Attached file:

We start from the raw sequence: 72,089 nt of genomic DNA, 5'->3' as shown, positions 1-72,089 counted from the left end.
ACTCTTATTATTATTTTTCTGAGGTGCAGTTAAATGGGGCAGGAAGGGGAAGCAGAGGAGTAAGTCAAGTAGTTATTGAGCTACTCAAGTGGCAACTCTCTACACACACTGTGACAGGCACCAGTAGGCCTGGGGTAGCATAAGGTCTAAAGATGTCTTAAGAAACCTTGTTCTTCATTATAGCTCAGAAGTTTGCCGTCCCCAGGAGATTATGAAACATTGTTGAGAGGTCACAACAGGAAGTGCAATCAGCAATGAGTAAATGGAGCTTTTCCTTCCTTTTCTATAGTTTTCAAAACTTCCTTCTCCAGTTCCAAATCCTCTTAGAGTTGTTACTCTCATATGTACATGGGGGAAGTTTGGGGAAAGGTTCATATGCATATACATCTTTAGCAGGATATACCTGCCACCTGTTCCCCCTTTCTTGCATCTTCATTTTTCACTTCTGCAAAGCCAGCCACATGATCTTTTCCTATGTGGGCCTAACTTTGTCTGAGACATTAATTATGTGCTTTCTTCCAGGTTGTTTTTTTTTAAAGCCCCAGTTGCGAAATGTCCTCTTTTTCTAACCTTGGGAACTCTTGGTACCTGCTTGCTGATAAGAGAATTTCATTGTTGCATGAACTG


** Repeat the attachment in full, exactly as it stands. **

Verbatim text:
We start from the raw sequence: 72,089 nt of genomic DNA, 5'->3' as shown, positions 1-72,089 counted from the left end.
ACTCTTATTATTATTTTTCTGAGGTGCAGTTAAATGGGGCAGGAAGGGGAAGCAGAGGAGTAAGTCAAGTAGTTATTGAGCTACTCAAGTGGCAACTCTCTACACACACTGTGACAGGCACCAGTAGGCCTGGGGTAGCATAAGGTCTAAAGATGTCTTAAGAAACCTTGTTCTTCATTATAGCTCAGAAGTTTGCCGTCCCCAGGAGATTATGAAACATTGTTGAGAGGTCACAACAGGAAGTGCAATCAGCAATGAGTAAATGGAGCTTTTCCTTCCTTTTCTATAGTTTTCAAAACTTCCTTCTCCAGTTCCAAATCCTCTTAGAGTTGTTACTCTCATATGTACATGGGGGAAGTTTGGGGAAAGGTTCATATGCATATACATCTTTAGCAGGATATACCTGCCACCTGTTCCCCCTTTCTTGCATCTTCATTTTTCACTTCTGCAAAGCCAGCCACATGATCTTTTCCTATGTGGGCCTAACTTTGTCTGAGACATTAATTATGTGCTTTCTTCCAGGTTGTTTTTTTTTAAAGCCCCAGTTGCGAAATGTCCTCTTTTTCTAACCTTGGGAACTCTTGGTACCTGCTTGCTGATAAGAGAATTTCATTGTTGCATGAACTG